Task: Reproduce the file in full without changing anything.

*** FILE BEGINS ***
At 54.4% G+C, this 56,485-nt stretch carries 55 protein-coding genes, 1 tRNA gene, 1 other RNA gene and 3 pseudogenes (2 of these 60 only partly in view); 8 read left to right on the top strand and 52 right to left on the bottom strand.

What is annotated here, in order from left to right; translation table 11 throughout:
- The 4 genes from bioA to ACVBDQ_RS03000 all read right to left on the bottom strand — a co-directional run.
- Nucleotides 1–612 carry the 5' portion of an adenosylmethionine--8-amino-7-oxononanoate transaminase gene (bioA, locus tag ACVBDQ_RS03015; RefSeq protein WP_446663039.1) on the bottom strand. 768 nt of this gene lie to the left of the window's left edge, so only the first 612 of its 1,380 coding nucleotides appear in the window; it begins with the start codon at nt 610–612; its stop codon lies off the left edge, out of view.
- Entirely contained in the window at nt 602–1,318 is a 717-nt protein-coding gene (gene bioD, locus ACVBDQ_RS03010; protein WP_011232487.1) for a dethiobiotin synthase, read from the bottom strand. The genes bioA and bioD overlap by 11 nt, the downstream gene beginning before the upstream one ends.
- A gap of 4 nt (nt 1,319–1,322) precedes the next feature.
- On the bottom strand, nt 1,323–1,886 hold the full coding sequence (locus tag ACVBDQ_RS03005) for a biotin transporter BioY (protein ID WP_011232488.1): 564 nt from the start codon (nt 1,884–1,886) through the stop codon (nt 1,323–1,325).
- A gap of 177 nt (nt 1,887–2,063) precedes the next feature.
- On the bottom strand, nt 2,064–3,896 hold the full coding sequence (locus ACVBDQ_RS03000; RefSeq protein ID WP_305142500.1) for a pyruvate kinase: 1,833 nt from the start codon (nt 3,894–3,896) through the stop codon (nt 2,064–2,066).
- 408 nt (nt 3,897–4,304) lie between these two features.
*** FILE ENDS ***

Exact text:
At 54.4% G+C, this 56,485-nt stretch carries 55 protein-coding genes, 1 tRNA gene, 1 other RNA gene and 3 pseudogenes (2 of these 60 only partly in view); 8 read left to right on the top strand and 52 right to left on the bottom strand.

What is annotated here, in order from left to right; translation table 11 throughout:
- The 4 genes from bioA to ACVBDQ_RS03000 all read right to left on the bottom strand — a co-directional run.
- Nucleotides 1–612 carry the 5' portion of an adenosylmethionine--8-amino-7-oxononanoate transaminase gene (bioA, locus tag ACVBDQ_RS03015; RefSeq protein WP_446663039.1) on the bottom strand. 768 nt of this gene lie to the left of the window's left edge, so only the first 612 of its 1,380 coding nucleotides appear in the window; it begins with the start codon at nt 610–612; its stop codon lies off the left edge, out of view.
- Entirely contained in the window at nt 602–1,318 is a 717-nt protein-coding gene (gene bioD, locus ACVBDQ_RS03010; protein WP_011232487.1) for a dethiobiotin synthase, read from the bottom strand. The genes bioA and bioD overlap by 11 nt, the downstream gene beginning before the upstream one ends.
- A gap of 4 nt (nt 1,319–1,322) precedes the next feature.
- On the bottom strand, nt 1,323–1,886 hold the full coding sequence (locus tag ACVBDQ_RS03005) for a biotin transporter BioY (protein ID WP_011232488.1): 564 nt from the start codon (nt 1,884–1,886) through the stop codon (nt 1,323–1,325).
- A gap of 177 nt (nt 1,887–2,063) precedes the next feature.
- On the bottom strand, nt 2,064–3,896 hold the full coding sequence (locus ACVBDQ_RS03000; RefSeq protein ID WP_305142500.1) for a pyruvate kinase: 1,833 nt from the start codon (nt 3,894–3,896) through the stop codon (nt 2,064–2,066).
- 408 nt (nt 3,897–4,304) lie between these two features.